People on the dole and those before the courts could provide some of the labour needed to implement the Government's One Billion Trees project, says Regional Economic Development Minister Shane Jones.

The outspoken MP told a public meeting at the Tauranga Citizens Club yesterday: ''If you can get up and go to work you should be made to do it.''

He said the forest sector was screaming out for additional employees to roll out the strategy, which would see regional plantings around the country jump from 50 million trees to 65 million next year.

After the meeting, which included a question and answer session, Jones fronted media and said with suitable training some of the people appearing before court should be sent to join planting gangs and "made to pick up a spade".

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''It is a cheaper option than the bleak corridors they are already going down.''

The $3 billion regional development fund would also benefit Tauranga.

Jones said there was an outstanding proposal on development of a hub to cope with passengers off visiting ocean liners.

Jones hoped to help the council sharpen that proposal.

''The ocean liner hub needs to ensure it's built for the rest of the Bay of Plenty as well, as there is no point in funding an archway here without there being a set of avenues for tourists to go to other parts of the Bay so they can spread their fiscal love.''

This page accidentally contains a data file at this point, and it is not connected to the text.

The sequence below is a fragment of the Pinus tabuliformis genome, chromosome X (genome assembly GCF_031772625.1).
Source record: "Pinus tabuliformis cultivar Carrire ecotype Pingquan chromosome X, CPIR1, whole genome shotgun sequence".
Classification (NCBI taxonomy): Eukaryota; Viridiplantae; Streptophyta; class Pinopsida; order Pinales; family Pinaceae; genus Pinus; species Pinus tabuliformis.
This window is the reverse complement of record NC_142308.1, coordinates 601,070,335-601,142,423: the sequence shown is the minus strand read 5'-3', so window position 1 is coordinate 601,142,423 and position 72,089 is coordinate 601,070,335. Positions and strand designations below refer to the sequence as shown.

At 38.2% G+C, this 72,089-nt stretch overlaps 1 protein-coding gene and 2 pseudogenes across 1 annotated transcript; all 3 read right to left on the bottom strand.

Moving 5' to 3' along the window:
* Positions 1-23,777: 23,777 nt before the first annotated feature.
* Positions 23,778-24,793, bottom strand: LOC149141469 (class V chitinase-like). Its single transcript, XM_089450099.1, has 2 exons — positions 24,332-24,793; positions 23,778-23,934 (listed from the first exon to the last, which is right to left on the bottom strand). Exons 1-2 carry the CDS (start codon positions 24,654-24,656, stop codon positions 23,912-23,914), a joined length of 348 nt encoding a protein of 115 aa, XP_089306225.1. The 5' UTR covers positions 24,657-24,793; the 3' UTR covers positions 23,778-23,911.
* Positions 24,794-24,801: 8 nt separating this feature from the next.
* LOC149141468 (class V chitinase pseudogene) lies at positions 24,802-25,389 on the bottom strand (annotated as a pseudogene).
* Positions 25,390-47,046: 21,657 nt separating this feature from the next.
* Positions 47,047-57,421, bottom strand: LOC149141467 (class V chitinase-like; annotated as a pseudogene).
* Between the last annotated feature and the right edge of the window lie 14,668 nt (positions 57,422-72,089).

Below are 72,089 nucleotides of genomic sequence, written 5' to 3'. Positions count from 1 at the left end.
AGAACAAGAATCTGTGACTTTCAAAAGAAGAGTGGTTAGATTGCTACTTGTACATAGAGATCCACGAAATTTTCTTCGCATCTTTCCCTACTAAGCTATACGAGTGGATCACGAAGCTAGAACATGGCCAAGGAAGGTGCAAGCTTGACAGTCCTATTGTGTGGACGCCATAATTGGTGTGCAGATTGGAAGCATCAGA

Meanwhile Jones said a percentage of funds had been set aside in the fund to rev up KiwiRail so it could carry more freight to the Port of Tauranga and he addressed issues around State Highway 2. He had seen firsthand the safety issues associated with the state highway during his drive south.

"I saw how dodgy that road was so let's roll up our sleeves and deal to that road."

Geoff Shirtcliffe said if he could go and plant trees he would while Patricia Mikaere said it would create employment, improve our environment and maintain our clean green image.

Jones faces hard questions from the audience

There is probably 90 per cent of Kiwis in this room, don't you feel we are losing our status here as we have a lot of foreigners coming in?

"Anyone that comes to live in our community, they gain access, the right that you and I acquired from our forefathers, but unless you abide by an obligation and a duty that includes embracing foundation Kiwi values, as far as I am concerned, you are not welcome here. I say that as a Māori, I say that as a proud New Zealander, I say that as a New Zealand First politician ... and I say that on a regular basis. I have no racial aversion to anyone, but there are foundation influences that define the development and trajectory of our country that we have come to accept as God's Own. Unless we look after it, mate, others will take it from us."

If this cannabis bill in Parliament is passed, what are your thoughts on that?

"I have a very hard line, but there have been a number of applications from rural New Zealand, once the legislation goes through Parliament, to grow legally medicinal cannabis. To ensure that my own hard line does not obstruct that application, I said I will stand aside so the applicants can have a straight line. If it's legal and can be demonstrated it can create wealth and build jobs and more stability in local households, and if the other ministers approve it, I won't do anything to impede it."